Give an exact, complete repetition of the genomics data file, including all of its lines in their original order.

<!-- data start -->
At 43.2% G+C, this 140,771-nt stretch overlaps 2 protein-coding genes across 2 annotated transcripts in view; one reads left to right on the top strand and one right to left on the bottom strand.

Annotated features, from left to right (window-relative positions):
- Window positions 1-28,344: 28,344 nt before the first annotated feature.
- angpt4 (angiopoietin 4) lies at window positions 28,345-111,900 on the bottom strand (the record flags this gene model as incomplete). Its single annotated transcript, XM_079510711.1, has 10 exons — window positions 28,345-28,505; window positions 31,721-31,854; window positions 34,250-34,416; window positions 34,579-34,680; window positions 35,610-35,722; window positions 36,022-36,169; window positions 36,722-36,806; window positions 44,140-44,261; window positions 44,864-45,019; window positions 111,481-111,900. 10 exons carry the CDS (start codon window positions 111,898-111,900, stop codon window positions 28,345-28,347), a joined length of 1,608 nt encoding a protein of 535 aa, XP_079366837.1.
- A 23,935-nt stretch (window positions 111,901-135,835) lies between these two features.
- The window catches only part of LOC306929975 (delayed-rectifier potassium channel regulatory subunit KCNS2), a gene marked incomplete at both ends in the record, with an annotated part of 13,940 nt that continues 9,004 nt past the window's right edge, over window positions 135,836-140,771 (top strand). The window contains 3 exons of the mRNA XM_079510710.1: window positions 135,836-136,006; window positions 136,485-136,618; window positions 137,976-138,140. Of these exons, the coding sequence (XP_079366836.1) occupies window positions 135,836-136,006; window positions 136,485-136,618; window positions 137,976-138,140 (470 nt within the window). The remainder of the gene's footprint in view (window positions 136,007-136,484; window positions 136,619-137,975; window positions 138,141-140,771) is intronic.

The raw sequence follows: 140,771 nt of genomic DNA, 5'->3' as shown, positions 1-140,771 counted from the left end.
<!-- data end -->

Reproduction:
At 43.2% G+C, this 140,771-nt stretch overlaps 2 protein-coding genes across 2 annotated transcripts in view; one reads left to right on the top strand and one right to left on the bottom strand.

Annotated features, from left to right (window-relative positions):
- Window positions 1-28,344: 28,344 nt before the first annotated feature.
- angpt4 (angiopoietin 4) lies at window positions 28,345-111,900 on the bottom strand (the record flags this gene model as incomplete). Its single annotated transcript, XM_079510711.1, has 10 exons — window positions 28,345-28,505; window positions 31,721-31,854; window positions 34,250-34,416; window positions 34,579-34,680; window positions 35,610-35,722; window positions 36,022-36,169; window positions 36,722-36,806; window positions 44,140-44,261; window positions 44,864-45,019; window positions 111,481-111,900. 10 exons carry the CDS (start codon window positions 111,898-111,900, stop codon window positions 28,345-28,347), a joined length of 1,608 nt encoding a protein of 535 aa, XP_079366837.1.
- A 23,935-nt stretch (window positions 111,901-135,835) lies between these two features.
- The window catches only part of LOC306929975 (delayed-rectifier potassium channel regulatory subunit KCNS2), a gene marked incomplete at both ends in the record, with an annotated part of 13,940 nt that continues 9,004 nt past the window's right edge, over window positions 135,836-140,771 (top strand). The window contains 3 exons of the mRNA XM_079510710.1: window positions 135,836-136,006; window positions 136,485-136,618; window positions 137,976-138,140. Of these exons, the coding sequence (XP_079366836.1) occupies window positions 135,836-136,006; window positions 136,485-136,618; window positions 137,976-138,140 (470 nt within the window). The remainder of the gene's footprint in view (window positions 136,007-136,484; window positions 136,619-137,975; window positions 138,141-140,771) is intronic.

The raw sequence follows: 140,771 nt of genomic DNA, 5'->3' as shown, positions 1-140,771 counted from the left end.